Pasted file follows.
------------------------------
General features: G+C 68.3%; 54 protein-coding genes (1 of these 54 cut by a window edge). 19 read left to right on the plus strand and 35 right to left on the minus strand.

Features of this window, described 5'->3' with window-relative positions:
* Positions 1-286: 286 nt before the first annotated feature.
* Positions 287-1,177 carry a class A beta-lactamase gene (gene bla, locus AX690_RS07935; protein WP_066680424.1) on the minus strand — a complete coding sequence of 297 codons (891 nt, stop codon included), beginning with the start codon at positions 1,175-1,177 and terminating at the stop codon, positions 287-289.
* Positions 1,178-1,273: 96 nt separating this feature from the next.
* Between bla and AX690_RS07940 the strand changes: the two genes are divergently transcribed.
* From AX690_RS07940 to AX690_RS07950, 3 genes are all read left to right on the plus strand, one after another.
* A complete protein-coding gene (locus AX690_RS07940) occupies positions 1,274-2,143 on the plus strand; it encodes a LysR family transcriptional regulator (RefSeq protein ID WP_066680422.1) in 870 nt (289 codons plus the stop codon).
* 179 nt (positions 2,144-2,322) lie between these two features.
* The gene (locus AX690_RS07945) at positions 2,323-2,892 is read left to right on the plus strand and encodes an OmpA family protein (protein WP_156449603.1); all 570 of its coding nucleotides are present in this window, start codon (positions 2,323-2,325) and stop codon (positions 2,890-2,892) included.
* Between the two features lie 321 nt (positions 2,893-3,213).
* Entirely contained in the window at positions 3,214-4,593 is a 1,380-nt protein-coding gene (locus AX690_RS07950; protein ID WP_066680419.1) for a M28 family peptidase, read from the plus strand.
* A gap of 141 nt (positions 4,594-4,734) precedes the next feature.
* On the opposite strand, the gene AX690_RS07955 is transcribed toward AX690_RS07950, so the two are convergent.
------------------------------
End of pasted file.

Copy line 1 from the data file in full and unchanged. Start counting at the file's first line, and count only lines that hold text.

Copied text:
General features: G+C 68.3%; 54 protein-coding genes (1 of these 54 cut by a window edge). 19 read left to right on the plus strand and 35 right to left on the minus strand.